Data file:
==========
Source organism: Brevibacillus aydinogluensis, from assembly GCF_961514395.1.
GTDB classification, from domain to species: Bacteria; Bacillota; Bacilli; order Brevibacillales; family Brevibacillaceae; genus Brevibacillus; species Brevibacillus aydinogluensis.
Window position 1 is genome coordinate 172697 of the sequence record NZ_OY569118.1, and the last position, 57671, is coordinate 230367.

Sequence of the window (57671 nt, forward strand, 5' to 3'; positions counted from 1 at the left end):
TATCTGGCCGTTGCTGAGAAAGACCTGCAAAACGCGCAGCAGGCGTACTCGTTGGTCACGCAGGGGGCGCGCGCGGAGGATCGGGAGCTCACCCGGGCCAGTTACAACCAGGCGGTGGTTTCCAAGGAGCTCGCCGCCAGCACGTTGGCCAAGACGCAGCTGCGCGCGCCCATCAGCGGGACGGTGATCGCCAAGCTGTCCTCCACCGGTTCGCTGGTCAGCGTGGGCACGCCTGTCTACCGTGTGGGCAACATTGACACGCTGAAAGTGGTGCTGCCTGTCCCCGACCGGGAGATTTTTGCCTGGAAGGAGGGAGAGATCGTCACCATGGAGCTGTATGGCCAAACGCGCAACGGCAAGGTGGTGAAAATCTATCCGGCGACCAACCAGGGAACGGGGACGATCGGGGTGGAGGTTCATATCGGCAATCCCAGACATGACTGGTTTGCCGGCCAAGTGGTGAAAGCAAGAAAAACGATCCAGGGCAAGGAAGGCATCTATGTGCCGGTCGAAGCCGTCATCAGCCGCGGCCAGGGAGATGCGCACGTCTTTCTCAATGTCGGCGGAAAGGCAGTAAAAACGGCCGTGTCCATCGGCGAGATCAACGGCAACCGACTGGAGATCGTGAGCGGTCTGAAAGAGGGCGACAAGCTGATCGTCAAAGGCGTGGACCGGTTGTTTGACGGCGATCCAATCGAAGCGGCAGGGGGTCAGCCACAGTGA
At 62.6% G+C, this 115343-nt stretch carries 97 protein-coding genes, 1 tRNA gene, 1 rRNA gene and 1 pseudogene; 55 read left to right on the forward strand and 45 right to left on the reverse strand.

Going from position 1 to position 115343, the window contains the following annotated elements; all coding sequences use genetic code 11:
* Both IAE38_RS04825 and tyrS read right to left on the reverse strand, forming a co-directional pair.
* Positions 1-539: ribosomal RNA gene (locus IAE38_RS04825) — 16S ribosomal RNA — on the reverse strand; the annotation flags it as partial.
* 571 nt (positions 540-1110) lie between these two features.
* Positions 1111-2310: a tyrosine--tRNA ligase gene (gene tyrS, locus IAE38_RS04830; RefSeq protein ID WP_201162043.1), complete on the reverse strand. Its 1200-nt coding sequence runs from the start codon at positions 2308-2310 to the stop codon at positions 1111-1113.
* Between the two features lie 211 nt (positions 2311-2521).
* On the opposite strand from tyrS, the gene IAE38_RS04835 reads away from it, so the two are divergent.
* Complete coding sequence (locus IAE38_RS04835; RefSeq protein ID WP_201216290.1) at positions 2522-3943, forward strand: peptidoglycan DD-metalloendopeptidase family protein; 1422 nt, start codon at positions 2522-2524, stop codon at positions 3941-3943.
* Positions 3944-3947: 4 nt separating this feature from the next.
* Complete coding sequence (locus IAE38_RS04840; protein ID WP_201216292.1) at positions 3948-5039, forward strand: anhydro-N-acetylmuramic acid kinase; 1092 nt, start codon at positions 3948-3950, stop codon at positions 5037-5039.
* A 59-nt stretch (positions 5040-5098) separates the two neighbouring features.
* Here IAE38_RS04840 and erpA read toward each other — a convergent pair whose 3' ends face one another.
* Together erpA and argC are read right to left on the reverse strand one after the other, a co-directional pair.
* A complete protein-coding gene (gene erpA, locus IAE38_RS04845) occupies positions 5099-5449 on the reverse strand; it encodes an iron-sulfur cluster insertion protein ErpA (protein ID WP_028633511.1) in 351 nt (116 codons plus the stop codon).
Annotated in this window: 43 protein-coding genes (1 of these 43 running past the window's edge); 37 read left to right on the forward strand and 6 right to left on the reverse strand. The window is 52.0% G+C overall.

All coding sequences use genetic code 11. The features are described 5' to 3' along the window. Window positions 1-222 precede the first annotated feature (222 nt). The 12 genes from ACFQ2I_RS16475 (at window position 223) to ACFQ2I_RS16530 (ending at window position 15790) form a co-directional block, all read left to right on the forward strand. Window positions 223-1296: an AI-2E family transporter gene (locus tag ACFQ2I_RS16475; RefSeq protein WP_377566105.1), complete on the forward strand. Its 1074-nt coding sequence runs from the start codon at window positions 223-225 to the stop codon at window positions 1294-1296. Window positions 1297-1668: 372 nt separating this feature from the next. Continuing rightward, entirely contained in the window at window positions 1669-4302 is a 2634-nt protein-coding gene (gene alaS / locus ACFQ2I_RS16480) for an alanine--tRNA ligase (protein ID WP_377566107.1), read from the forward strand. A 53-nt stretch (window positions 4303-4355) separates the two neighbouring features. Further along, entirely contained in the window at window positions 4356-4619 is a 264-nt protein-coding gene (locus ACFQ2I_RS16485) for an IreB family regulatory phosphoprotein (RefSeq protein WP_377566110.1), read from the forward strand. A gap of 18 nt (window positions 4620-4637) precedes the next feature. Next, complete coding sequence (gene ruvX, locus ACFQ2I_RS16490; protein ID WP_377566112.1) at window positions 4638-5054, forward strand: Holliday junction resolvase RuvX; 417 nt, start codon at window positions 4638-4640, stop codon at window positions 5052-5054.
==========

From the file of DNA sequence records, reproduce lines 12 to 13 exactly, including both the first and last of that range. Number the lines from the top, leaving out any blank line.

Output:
* Between the two features lie 211 nt (positions 2311-2521).
* On the opposite strand from tyrS, the gene IAE38_RS04835 reads away from it, so the two are divergent.